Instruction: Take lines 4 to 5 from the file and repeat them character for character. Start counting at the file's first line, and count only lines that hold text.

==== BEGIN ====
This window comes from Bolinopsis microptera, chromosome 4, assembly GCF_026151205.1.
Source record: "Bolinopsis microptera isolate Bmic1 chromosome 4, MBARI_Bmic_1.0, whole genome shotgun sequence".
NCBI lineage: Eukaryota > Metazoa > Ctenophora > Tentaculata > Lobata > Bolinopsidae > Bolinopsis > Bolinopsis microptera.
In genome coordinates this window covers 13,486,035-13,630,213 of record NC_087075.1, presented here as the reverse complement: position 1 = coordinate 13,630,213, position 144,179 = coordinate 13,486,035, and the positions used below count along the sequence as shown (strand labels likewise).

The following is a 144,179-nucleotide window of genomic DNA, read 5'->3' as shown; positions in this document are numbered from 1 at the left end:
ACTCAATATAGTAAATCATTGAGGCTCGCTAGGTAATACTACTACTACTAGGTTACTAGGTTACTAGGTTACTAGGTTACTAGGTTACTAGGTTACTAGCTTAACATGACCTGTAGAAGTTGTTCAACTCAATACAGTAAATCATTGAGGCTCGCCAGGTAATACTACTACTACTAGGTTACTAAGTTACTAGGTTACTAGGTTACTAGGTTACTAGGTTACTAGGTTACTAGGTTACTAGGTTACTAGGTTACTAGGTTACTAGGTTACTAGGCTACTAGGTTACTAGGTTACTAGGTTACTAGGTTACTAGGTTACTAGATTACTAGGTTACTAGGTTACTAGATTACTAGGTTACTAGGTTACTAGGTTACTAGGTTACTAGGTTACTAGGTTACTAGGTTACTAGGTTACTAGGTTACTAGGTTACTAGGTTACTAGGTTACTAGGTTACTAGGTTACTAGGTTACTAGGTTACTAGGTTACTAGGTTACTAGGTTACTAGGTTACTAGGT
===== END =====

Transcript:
In genome coordinates this window covers 13,486,035-13,630,213 of record NC_087075.1, presented here as the reverse complement: position 1 = coordinate 13,630,213, position 144,179 = coordinate 13,486,035, and the positions used below count along the sequence as shown (strand labels likewise).

The following is a 144,179-nucleotide window of genomic DNA, read 5'->3' as shown; positions in this document are numbered from 1 at the left end: